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They're almost giving 870's away on black friday deals - now I understand why. Sad to watch American instutions go down the drain.
 

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They could learn some things from CZ,CZ manages(very well) to produce a myriad of excellent quality firearms at very reasonable prices in configurations that people will buy.I don't look at any new Wincheters,Savages,S&Ws,Remingtons or Marlins.I's not rocket science to know you can buy most model #'s on the used market.I would take a gently used older(pre 70's) firearms over todays current production of the same model from any company.I have a handful of Remington rifles that were non cataloged recent rifles made for the Gov. they are Mil Spec. so they had to pay attention and provide better than average products.
 

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My only experience is with Rem 870s we had in the Navy for shipboard defense. They were fine. And a few antique rolling blocks, which are one of the most reliable guns ever made. But I keep seeing this TV documentary about the safety problem on the model 700, I think it is. It's on every week or two. I'm sure that drives some buyers away. And not many people bird hunt anymore, or if they do buy a new shotgun they only go once or twice. So the market is just ....over really. It is sad.
 

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It's become an all-too familiar sight in business...an old, time honored American company is too heavily invested in old technology and ways of doing things with management that doesn't know its product or customer base. It doesn't matter what industry but the story is the same. The accountants rule decision making and the company can't seem to compete against new, upstart companies that are hungry and work with the newest and most efficient ways of manufacturing. The old company loses market share and cuts costs to try to improve its market position but quality is lost and the downhill spiral speeds up. Then the company gets bought by a larger company...a holding company that, as often as not, drains much needed cash from the firm while saying it's being "restructured". Only if the larger company knows the market and the product will things improve. Otherwise things get worse and carcass is sold off to hopeful investors.

It's happened before and will happen again...success is earned, not a given. It has to be continually earned through understanding the product, the market and the customers. It takes quality management willing to take the occasional calculated risk, treat its customers and employees with respect and never forget that loyalty is a two-way street. Tough decisions have to be made...not always pleasant decisions...but the company and its financial foundations have to be taken care of. It takes long-term, strategic thinking rather than being bogged down in short-term decisions. Short-term thinking...not looking past tomorrow...while sometimes necessary...is the process of a company that's losing.
 
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They could learn some things from CZ,CZ manages(very well) to produce a myriad of excellent quality firearms at very reasonable prices in configurations that people will buy.I don't look at any new Wincheters,Savages,S&Ws,Remingtons or Marlins.I's not rocket science to know you can buy most model #'s on the used market.I would take a gently used older(pre 70's) firearms over todays current production of the same model from any company.I have a handful of Remington rifles that were non cataloged recent rifles made for the Gov. they are Mil Spec. so they had to pay attention and provide better than average products.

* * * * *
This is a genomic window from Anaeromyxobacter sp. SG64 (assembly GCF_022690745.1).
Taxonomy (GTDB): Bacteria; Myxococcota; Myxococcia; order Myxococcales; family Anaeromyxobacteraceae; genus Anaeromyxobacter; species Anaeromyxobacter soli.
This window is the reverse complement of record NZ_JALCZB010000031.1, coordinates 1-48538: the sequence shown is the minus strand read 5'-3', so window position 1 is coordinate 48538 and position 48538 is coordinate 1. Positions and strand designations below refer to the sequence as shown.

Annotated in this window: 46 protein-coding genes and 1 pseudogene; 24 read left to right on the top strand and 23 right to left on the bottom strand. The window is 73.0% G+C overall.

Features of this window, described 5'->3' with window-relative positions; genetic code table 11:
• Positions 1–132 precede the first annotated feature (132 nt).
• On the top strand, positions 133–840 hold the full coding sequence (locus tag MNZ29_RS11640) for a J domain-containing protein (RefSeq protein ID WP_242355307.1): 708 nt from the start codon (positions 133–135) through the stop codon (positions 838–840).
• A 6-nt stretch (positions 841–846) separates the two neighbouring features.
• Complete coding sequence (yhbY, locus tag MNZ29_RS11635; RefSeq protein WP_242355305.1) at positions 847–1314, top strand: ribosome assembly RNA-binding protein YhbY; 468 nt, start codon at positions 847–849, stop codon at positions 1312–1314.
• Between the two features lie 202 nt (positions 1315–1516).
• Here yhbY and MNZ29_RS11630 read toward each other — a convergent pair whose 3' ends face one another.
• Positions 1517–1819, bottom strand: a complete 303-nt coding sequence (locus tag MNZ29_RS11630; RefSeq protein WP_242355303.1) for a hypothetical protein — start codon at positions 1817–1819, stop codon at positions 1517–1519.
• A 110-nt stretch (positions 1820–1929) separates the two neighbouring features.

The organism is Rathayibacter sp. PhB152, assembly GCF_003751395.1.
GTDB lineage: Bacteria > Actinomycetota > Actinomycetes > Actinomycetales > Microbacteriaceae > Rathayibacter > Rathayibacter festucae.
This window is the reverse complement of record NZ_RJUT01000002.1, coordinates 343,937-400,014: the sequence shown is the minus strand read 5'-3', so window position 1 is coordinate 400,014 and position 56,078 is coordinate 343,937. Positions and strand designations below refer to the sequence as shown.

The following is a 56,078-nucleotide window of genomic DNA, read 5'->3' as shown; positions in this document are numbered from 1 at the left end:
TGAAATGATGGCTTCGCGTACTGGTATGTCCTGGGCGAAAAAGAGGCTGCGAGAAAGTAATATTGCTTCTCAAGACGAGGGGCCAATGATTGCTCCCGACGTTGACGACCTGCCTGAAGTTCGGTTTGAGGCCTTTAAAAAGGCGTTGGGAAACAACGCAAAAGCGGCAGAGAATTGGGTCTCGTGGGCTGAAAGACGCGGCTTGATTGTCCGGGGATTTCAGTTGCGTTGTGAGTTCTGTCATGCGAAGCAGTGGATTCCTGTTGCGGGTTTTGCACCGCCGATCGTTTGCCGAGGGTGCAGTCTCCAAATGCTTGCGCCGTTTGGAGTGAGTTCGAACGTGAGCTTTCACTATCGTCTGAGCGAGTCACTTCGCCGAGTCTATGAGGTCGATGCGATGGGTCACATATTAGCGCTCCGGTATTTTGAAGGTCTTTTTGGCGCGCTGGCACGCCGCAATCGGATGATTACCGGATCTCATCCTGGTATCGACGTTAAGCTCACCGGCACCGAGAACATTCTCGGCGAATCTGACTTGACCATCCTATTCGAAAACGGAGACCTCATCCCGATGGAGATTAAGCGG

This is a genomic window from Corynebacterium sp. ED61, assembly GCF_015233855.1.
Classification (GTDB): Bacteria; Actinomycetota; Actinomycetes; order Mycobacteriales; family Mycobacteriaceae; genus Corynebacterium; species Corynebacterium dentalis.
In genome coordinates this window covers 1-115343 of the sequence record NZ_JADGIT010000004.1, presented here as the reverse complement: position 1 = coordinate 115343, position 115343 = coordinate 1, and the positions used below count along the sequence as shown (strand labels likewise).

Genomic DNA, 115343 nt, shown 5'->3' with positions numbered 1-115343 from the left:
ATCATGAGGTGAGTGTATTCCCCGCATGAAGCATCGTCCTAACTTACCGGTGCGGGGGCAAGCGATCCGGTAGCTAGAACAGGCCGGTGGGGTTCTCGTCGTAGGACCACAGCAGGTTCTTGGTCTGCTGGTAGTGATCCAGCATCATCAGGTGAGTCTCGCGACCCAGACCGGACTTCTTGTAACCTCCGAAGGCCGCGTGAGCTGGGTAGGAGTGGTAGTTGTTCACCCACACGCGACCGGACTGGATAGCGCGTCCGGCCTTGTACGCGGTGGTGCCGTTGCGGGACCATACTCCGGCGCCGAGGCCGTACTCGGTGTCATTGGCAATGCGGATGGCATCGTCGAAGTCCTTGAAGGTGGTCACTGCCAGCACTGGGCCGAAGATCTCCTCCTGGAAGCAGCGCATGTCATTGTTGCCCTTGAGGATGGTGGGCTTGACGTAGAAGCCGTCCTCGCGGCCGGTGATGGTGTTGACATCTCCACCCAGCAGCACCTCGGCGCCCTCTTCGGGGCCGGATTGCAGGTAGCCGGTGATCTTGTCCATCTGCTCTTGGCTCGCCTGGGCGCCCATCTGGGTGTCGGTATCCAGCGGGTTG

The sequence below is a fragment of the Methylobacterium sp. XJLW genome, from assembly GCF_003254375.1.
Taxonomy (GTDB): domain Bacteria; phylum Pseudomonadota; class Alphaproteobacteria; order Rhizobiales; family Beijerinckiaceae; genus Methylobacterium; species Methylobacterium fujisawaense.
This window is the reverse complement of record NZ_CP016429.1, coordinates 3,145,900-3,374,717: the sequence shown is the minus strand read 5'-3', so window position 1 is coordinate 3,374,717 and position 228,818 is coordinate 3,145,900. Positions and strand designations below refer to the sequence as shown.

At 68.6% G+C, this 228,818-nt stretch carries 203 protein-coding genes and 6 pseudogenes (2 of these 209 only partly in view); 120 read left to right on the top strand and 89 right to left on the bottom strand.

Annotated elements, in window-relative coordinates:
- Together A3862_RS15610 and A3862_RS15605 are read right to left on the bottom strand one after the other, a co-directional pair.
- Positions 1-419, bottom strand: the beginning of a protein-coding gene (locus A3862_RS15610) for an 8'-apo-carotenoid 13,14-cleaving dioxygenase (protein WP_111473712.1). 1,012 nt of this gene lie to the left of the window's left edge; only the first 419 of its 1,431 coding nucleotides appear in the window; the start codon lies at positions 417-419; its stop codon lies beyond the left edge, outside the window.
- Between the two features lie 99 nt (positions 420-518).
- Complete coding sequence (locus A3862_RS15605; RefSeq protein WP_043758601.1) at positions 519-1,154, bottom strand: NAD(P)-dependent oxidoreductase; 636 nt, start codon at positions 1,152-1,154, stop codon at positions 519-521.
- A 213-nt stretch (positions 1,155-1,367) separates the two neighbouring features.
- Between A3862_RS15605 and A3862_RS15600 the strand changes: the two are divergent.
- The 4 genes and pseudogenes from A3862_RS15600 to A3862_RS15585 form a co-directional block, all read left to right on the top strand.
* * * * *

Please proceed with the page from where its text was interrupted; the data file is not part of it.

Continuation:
longranger; you have a point here. CZ's catalog of firearms products is appealing and when a person examines those firearms in person he finds guns made by a company with the gumption to turn out a well-crafted product. I love traditional American guns and makers from bygone times. Marketing, gun media, and owners who've bought into currently produced firearms from American makers trumpet the superiority of new model designs and production methods. They may serve the purpose but they are not superior to firearms of previous generations. "Less is more" is the watchword when it comes to the new firearms available on the gun shop racks and in the cases. It's not gratifying to own and use guns laden with aluminum alloy, plastic components, sheet metal stampings, and "mystery metal" MIM, with exterior surfaces having "coatings" rather than finishes, and all shipped with sloppy workmanship and no discernible QC. It's cheap-o is what it is but this is all a generation of shooters knows.

I love...love...love double-action revolvers and have long appreciated both Colt and Smith & Wesson products. I regret that Colt hasn't been a player in the DA revolver market for so long now. Much as I admire classic, traditional Smith & Wesson revolvers, the current revolver products of that firm are so unrecognizable and unappealing to me that new Smith & Wesson revolvers are given no consideration. The company might just as well stop making them for I will always chose used examples of the Smith & Wesson revolver models I knew and wanted. I acquire classic Colt DA revolvers in the same way.

I hate it for the sake of Remington and Remington's reputation. There are a host of classic Remington models produced up into living memory that still offer usefulness and pride of ownership.

I regret the plight in which some American gunmakers find themselves. I regret the decline in participation in shooting sports and hunting. I regret a generation of shooters who don't know any better.